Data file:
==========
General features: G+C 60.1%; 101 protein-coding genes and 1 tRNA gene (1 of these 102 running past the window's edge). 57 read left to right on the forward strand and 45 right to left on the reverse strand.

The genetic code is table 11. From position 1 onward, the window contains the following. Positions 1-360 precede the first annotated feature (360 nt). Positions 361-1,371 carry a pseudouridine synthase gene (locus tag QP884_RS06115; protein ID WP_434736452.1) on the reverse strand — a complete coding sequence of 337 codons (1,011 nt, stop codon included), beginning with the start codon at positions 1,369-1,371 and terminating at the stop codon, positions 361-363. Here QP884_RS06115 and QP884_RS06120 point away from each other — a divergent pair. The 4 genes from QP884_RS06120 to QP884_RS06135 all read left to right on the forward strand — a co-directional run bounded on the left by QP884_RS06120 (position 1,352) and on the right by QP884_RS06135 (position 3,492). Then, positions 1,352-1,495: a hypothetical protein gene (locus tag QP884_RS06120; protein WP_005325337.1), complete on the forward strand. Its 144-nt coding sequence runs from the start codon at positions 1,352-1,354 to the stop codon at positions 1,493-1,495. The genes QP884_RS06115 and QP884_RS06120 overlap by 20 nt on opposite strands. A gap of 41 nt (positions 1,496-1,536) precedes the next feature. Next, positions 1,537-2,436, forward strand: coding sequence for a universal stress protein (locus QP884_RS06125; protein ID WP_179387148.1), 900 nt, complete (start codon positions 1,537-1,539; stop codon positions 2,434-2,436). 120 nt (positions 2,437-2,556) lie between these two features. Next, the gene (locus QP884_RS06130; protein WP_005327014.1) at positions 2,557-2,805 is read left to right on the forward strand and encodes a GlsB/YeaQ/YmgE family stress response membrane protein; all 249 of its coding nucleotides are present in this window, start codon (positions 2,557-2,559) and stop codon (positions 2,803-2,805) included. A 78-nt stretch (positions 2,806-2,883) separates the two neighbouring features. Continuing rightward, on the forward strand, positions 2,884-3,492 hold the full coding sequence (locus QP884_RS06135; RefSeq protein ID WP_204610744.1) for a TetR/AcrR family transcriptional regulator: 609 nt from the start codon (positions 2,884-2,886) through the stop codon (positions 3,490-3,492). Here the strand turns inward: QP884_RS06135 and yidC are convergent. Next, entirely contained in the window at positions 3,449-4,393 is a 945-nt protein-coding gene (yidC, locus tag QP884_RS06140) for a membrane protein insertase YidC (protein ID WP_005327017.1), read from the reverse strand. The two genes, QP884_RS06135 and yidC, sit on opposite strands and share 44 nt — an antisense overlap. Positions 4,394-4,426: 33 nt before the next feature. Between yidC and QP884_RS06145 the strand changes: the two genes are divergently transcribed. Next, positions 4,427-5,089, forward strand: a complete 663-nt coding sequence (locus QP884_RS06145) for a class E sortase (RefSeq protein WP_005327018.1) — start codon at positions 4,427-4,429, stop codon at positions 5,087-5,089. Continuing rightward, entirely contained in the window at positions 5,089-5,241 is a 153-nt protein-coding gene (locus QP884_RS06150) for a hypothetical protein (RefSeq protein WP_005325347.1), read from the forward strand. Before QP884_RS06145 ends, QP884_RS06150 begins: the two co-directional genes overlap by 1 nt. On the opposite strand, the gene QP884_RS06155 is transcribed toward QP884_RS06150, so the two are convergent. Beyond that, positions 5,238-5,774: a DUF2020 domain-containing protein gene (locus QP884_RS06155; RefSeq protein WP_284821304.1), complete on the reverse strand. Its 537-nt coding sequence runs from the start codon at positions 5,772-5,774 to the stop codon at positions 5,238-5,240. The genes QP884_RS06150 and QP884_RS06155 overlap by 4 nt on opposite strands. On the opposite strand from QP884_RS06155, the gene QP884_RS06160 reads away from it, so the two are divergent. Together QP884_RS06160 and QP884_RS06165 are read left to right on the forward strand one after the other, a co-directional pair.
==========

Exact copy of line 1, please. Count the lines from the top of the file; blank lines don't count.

General features: G+C 60.1%; 101 protein-coding genes and 1 tRNA gene (1 of these 102 running past the window's edge). 57 read left to right on the forward strand and 45 right to left on the reverse strand.